What is Domino?

Domino is a game that can be as simple or complex as you choose. You can play it with just a few domino pieces or a large group of people, including the whole family. It is also an excellent team-building activity. In fact, many people compete to create the most impressive domino chain reaction and effect before an audience of spectators in a Domino show.

A domino is a square tile with a pattern of pips or dots on its surface. Each domino has a unique pattern of spots on one side and is blank or identically patterned on the other. The spots are not random; they represent the numbers one to six on a standard six-sided dice.

There are more than 100 different kinds of domino games. Some are blocking and scoring games; others involve skill and strategy, such as trick-taking or solitaire. The rules of each game differ, but most require the first domino played to set off a chain reaction that causes more and more tiles to be laid. Then the players try to prevent these tiles from falling in a manner that wins them the game.

The word domino derives from the Latin for crown, and it is believed that the first dominoes were used as a kind of crowning achievement for winners of sporting events and other competitions. The term was eventually extended to refer to the entire sequence of a winning domino chain. The domino was originally made of ivory, silver lip ocean pearl oyster shell (mother of pearl), or a dark hardwood such as ebony with contrasting black or white pips inlaid or painted on the face of each piece.

Dominoes are usually made of wood or polymers, but some are still available in natural materials. These sets are often more expensive, but they have a distinctive look and feel. Some are made of marble, granite or soapstone; other types of stones; metals such as brass or pewter; or ceramic clay.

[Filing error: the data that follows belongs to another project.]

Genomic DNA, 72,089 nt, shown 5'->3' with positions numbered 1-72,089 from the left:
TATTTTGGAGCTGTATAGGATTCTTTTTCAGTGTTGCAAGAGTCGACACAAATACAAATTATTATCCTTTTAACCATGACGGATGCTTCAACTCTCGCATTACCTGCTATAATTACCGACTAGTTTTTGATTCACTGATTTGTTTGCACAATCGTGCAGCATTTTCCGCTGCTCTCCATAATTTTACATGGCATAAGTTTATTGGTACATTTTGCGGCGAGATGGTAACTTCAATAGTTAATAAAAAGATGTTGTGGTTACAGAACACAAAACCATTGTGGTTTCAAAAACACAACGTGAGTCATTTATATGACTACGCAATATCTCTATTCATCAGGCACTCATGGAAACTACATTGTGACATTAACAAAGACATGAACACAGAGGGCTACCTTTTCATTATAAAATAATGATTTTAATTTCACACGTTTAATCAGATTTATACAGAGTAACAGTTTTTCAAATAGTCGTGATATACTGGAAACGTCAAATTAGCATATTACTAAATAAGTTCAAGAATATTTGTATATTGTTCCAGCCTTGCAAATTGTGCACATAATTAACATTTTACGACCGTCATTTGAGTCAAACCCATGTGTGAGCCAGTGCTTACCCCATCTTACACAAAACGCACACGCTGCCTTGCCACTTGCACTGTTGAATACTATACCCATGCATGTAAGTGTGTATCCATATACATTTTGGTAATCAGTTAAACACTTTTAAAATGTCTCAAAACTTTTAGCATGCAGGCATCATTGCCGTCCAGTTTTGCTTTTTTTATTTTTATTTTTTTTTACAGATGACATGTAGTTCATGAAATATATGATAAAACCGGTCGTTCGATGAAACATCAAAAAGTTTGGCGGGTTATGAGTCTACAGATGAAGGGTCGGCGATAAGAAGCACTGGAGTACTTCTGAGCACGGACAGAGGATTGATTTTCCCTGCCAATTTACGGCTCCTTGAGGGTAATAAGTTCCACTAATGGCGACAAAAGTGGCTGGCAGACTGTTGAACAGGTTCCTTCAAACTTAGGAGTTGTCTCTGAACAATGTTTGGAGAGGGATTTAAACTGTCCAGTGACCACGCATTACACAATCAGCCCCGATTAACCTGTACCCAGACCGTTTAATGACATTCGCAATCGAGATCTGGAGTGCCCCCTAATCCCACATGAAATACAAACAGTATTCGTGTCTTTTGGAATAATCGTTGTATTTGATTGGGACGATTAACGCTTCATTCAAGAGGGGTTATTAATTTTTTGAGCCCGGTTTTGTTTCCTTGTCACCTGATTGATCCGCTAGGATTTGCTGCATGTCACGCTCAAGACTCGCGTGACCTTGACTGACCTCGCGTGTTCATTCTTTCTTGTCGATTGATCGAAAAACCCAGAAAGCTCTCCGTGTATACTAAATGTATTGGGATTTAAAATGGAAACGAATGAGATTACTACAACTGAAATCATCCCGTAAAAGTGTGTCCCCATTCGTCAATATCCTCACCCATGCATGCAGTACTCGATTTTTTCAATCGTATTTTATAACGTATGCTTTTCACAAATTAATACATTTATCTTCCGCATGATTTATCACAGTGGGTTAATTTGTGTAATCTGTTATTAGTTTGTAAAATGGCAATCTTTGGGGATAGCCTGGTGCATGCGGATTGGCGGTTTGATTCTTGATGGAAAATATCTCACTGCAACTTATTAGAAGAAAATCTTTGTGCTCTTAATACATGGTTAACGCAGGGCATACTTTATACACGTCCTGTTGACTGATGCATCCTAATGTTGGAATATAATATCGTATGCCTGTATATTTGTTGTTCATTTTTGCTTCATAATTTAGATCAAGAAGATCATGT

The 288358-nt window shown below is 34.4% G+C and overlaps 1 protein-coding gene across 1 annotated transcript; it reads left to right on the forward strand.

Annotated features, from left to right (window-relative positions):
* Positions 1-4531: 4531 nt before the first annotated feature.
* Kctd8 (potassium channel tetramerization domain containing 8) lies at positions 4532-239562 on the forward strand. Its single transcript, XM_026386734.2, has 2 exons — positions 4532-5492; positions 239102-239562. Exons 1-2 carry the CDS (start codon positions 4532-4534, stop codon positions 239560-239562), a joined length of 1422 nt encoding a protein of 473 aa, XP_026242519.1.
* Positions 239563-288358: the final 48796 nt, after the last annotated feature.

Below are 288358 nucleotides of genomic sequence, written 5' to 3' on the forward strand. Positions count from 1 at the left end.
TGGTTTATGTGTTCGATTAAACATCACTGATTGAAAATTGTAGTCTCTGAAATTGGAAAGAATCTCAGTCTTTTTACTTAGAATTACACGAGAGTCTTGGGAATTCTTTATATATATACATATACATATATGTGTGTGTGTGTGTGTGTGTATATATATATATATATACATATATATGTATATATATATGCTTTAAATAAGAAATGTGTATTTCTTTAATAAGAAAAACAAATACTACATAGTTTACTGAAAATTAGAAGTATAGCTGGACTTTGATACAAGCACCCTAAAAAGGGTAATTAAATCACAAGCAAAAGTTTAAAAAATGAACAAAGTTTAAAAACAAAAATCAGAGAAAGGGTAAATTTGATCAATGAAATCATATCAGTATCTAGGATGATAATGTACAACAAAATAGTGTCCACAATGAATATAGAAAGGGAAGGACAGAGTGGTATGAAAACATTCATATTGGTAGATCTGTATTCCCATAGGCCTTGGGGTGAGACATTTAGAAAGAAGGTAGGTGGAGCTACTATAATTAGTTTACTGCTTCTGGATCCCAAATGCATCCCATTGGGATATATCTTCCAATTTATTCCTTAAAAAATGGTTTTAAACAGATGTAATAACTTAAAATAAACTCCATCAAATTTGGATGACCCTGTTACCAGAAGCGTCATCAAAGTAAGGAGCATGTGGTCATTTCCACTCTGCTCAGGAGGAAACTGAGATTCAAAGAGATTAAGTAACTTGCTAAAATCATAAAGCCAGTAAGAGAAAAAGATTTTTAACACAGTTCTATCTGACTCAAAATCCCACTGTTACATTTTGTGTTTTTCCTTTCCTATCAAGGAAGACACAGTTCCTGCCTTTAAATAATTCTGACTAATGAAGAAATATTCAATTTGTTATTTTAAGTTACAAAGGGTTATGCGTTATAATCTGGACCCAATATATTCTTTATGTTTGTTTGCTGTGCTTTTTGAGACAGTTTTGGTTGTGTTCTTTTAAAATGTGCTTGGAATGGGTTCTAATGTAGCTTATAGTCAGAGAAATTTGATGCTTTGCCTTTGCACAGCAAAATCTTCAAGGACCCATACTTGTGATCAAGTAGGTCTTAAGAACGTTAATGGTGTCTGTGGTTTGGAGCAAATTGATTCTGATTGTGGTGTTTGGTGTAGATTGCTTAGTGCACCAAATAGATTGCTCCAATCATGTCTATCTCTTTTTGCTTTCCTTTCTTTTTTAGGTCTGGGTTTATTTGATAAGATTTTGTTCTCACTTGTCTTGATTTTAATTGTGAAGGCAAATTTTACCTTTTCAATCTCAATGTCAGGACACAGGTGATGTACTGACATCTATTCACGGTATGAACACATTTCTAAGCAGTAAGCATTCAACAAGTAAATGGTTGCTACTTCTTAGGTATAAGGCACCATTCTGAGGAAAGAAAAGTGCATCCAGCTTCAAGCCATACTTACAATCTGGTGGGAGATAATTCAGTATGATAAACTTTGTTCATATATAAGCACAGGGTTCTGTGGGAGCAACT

When you’re playing domino, there are two ways to determine who will make the first play: draw lots or begin the game with the player with the heaviest domino in their hand. If there is a tie, it can be broken by drawing new dominoes from the stock and beginning the game with the player with the heaviest tile again.

In some games, the player must play a tile to a double before any other tile can be placed on that double. Then the next tile is played crosswise over that double, and so on, to form a snake-line of dominoes. If the next tile must be played to a domino with the same number of matching ends, it must be placed perpendicularly across that domino from the double.

A domino chain must be well spaced if it is to work properly. This is true of stories, too. A story needs dominoes that advance the story’s action, but it is also important that they not be too long (heavy on details or minutiae) or too short (the reader will lose interest before the next scene comes along). The right pace is essential to the success of any Domino effect.